Over 85 Percent Of All Wagons Sold Here Are Subaru Outbacks

Photo: Subaru
Photo: Subaru

The Subaru Outback sells well for its segment. In fact, according to J.D. Power data referenced in a CNBC video on the U.S. wagon market, the Outback makes up basically the entire U.S. wagon market.


To be clear, that market is still incredibly small. The data shows that wagons represent 1.4 percent of all U.S. sales, with the Outback accounting for 1.2 percent of all U.S. sales on its own. Put another way, 85 percent of all wagons sold new in the U.S. are Outbacks.

Looking at sales numbers, it’s pretty clear that the Outback doesn’t have true competitors in the wagon space. Subaru managed to move 178,854 of them last year, while Volkswagen sold 14,124 Golf Sportwagens. Volvo V90, V90 Cross Country, V60 and V60 Cross Country sales combined for 2,540 total deliveries.

Mercedes, Audi and Jaguar do not break out wagon sales in their sales reports. Still, no one denies that they’re strongly outsold by their sedan and crossover counterparts. The exception to this is the Buick Regal TourX, which Buick expected to account for half of Regal sales. The company doesn’t break out wagon sales for the Regal nameplate, but the Regal as a whole sold 14,118 units last year.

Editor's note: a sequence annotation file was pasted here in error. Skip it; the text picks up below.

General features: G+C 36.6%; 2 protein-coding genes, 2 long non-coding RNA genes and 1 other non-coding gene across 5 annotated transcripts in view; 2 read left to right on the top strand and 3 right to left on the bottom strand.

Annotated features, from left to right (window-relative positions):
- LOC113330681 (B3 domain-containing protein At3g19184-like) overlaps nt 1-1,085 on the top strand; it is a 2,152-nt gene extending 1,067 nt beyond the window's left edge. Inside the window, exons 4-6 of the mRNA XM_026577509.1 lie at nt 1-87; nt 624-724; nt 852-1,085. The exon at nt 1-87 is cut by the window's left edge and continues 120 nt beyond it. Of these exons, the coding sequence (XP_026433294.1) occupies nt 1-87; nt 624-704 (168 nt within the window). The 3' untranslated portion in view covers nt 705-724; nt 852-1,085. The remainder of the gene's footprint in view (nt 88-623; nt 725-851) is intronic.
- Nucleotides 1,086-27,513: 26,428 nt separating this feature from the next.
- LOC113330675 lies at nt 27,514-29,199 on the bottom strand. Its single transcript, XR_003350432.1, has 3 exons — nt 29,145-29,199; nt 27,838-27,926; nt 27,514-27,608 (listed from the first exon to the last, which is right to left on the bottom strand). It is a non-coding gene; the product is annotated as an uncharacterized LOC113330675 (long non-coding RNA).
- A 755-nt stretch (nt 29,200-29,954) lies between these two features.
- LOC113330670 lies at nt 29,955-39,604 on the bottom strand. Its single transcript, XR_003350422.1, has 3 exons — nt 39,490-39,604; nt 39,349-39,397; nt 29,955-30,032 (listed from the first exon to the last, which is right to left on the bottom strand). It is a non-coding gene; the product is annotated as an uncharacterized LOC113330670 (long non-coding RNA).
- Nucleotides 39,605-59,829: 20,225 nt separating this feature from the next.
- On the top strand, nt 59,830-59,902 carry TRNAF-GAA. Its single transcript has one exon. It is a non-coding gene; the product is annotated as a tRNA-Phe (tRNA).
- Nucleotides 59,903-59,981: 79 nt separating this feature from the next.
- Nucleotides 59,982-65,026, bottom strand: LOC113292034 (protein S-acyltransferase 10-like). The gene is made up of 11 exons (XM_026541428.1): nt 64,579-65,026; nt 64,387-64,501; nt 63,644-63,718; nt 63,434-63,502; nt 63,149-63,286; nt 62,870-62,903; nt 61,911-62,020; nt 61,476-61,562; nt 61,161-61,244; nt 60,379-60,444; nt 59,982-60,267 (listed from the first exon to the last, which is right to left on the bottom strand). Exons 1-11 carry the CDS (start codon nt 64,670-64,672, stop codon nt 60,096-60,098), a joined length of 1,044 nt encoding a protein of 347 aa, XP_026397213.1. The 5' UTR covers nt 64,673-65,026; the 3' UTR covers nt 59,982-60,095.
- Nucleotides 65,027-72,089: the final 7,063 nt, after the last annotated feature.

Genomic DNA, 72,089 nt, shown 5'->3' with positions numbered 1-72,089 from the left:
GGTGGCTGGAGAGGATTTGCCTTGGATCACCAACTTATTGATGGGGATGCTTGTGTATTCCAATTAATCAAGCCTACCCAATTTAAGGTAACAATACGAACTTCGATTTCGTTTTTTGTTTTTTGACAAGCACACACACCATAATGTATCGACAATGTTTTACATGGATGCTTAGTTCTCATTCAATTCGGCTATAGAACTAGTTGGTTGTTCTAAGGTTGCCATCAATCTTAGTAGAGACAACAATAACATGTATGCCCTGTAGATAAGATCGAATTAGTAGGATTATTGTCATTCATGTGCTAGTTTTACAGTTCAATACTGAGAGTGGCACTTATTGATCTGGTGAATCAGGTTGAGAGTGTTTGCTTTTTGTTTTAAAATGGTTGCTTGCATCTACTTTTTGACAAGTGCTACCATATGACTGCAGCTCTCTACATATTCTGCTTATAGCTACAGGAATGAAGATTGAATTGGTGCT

And even the bestselling wagon still saw a sales decline last year, with Subaru delivering 178,854 Outbacks compared to 188,886 in 2017. That’s not great news, but a growing market for premium wagons may bring some more variation to this segment in the coming years.

Still, though, no one is expecting it to take over the crossover market. That’s apparent looking at the current players in the wagon game, most of which are crossover-ified. The Outback, for instance, is marketed as a crossover by Subaru and has gotten less wagon-like with every generation.


Apparently that’s working for Subaru, who for now has a near-monopoly on new wagons in the U.S. It’s still nothing compared to the crossover market, but it’s an extra 178,854 sales for Subaru.

Mack Hogan is Jalopnik's Weekend Editor, but you may know him from his role as CNBC's car critic or his brave (and maligned) takes on Twitter. Most people agree that you shouldn't listen to him.


It really must suck to have a kids and a dog in the US, when you like to drive. You have to buy some kind of crossover, minivan or SUV. Or the rare wagon with crossover cladding. Ugh.